this great political struggle, for I believe that the well-
being of this country and the popularity of the Union


depend upon maintaining intact and inviolate those
great cardinal principles for which the democratic party
now, as in former times, are pledged by that platform
and organization. I renew to you my sincere thanks
for your kindness upon this occasion." (Loud applause,
during which Mr. Douglas retired from the balcony.)

Addresses were then made by Messrs. Doheny, Mac-
Sweeny and others, but the audience seemed too good-
humored to listen well, and preferred to visit Mr.
Douglas in the parlor, to which a large and miscellane-
ous crowd accordingly retired. A few moments were
spent in this mutual interchange, and the company

We take leave of this great man in the midst of an
exciting political campaign, in which he is a candidate
for the highest office in the gift of the people. K
elected, we have no doubt that he will administer the
duties of that office with credit to himself and honor to
his country.

H E R S C H E L V . J C) H N ^^ ( > N ,







Was born in Burke County, Georgia, September,
1812. His parents were in good circumstances, and
young Johnson was early put in training to prepare
his mind for a lirst-class education. At school he
evinced a comprehensive mind, rare intellectual pow-
ers, and a studious disposition, that soon enabled liim
to master the elementary branches of his course. He
entered the University of Georgia, in 1830, and grad-
uated in coui'se in 1834, with distinguished honor.

Mr. Johnson adopted the profession of the law, in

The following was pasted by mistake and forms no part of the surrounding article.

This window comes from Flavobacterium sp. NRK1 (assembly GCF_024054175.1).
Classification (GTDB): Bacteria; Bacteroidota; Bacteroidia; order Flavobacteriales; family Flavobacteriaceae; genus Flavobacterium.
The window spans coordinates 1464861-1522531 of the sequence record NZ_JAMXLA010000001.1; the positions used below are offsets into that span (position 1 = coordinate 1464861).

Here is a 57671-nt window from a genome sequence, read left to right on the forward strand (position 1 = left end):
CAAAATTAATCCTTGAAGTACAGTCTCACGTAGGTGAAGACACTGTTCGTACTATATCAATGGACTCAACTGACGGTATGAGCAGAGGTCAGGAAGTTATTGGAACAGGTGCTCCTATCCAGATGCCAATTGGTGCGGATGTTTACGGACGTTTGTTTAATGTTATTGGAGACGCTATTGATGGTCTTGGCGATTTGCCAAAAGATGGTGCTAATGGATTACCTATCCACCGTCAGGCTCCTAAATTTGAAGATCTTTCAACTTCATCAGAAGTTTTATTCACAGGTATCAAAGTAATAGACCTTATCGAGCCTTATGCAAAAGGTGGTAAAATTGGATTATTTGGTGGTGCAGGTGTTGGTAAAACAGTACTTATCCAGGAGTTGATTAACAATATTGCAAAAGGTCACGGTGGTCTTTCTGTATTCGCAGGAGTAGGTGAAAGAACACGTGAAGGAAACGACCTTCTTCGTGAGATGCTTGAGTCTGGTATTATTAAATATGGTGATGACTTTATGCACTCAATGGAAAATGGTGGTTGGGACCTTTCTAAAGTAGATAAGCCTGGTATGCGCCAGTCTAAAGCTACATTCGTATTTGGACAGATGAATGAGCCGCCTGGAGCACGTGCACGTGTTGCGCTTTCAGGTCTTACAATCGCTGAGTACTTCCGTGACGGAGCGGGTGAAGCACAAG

which he was remarkably successful, and soon distin-
guished himself as an advocate. Ready and otF-
lianded in debate, of quick perception, apt at unravel-
ing and analysing the knotty points of a case, — a
pleasant speaker, with unlimited command of language,
affable and ceremonious, he is just the man to carry a
jury by storm. His experience has exemplified this fact
in a thousand instances ; and there is probably not so
])opular a lawyer in the State of Georgia to-day as
Hon. Herschel V. Johnson.

In 1844, he was a Presidential elector on the demo-
cratic ticket ; and in 1847, he was appointed by the
Governor of Georgia to represent that State in the
United States Senate, in place of Mr. Colquit, who


had resie^ned. While a Senator, he addressed that
body in a speech of great ability and eloquence, on
the subject of the fornriation of governments for the
territories of New Mexico and California ; and as we

Online LibraryJohn G. (John Gaylord) WellsWells' illustrated national campaign hand-book for 1860 → online text (page 7 of 27)